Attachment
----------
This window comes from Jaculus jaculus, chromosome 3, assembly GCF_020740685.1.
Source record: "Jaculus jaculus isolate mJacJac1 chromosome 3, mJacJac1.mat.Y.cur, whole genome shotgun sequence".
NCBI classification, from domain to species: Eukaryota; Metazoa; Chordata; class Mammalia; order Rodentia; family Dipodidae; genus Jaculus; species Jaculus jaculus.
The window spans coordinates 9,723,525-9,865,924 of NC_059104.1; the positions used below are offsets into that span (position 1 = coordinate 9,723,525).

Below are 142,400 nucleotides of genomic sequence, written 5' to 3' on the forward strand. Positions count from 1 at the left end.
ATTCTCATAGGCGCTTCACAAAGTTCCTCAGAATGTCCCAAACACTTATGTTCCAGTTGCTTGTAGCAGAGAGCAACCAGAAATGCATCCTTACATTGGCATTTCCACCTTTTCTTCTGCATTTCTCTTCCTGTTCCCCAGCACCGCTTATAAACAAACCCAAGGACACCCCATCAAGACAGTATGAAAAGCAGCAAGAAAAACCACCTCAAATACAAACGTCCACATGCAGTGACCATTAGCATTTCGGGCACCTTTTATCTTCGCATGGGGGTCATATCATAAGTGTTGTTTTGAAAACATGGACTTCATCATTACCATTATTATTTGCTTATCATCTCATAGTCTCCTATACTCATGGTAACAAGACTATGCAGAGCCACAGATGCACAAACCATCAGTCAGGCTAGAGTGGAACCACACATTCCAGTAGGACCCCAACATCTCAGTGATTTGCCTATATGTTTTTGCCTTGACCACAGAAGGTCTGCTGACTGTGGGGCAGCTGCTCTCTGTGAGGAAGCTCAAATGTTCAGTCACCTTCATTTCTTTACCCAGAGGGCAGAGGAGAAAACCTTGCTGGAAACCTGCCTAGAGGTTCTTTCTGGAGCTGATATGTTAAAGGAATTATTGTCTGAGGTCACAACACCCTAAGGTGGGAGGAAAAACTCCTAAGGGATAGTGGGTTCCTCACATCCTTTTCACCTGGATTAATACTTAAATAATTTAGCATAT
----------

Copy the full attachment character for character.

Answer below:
This window comes from Jaculus jaculus, chromosome 3, assembly GCF_020740685.1.
Source record: "Jaculus jaculus isolate mJacJac1 chromosome 3, mJacJac1.mat.Y.cur, whole genome shotgun sequence".
NCBI classification, from domain to species: Eukaryota; Metazoa; Chordata; class Mammalia; order Rodentia; family Dipodidae; genus Jaculus; species Jaculus jaculus.
The window spans coordinates 9,723,525-9,865,924 of NC_059104.1; the positions used below are offsets into that span (position 1 = coordinate 9,723,525).

Below are 142,400 nucleotides of genomic sequence, written 5' to 3' on the forward strand. Positions count from 1 at the left end.
ATTCTCATAGGCGCTTCACAAAGTTCCTCAGAATGTCCCAAACACTTATGTTCCAGTTGCTTGTAGCAGAGAGCAACCAGAAATGCATCCTTACATTGGCATTTCCACCTTTTCTTCTGCATTTCTCTTCCTGTTCCCCAGCACCGCTTATAAACAAACCCAAGGACACCCCATCAAGACAGTATGAAAAGCAGCAAGAAAAACCACCTCAAATACAAACGTCCACATGCAGTGACCATTAGCATTTCGGGCACCTTTTATCTTCGCATGGGGGTCATATCATAAGTGTTGTTTTGAAAACATGGACTTCATCATTACCATTATTATTTGCTTATCATCTCATAGTCTCCTATACTCATGGTAACAAGACTATGCAGAGCCACAGATGCACAAACCATCAGTCAGGCTAGAGTGGAACCACACATTCCAGTAGGACCCCAACATCTCAGTGATTTGCCTATATGTTTTTGCCTTGACCACAGAAGGTCTGCTGACTGTGGGGCAGCTGCTCTCTGTGAGGAAGCTCAAATGTTCAGTCACCTTCATTTCTTTACCCAGAGGGCAGAGGAGAAAACCTTGCTGGAAACCTGCCTAGAGGTTCTTTCTGGAGCTGATATGTTAAAGGAATTATTGTCTGAGGTCACAACACCCTAAGGTGGGAGGAAAAACTCCTAAGGGATAGTGGGTTCCTCACATCCTTTTCACCTGGATTAATACTTAAATAATTTAGCATAT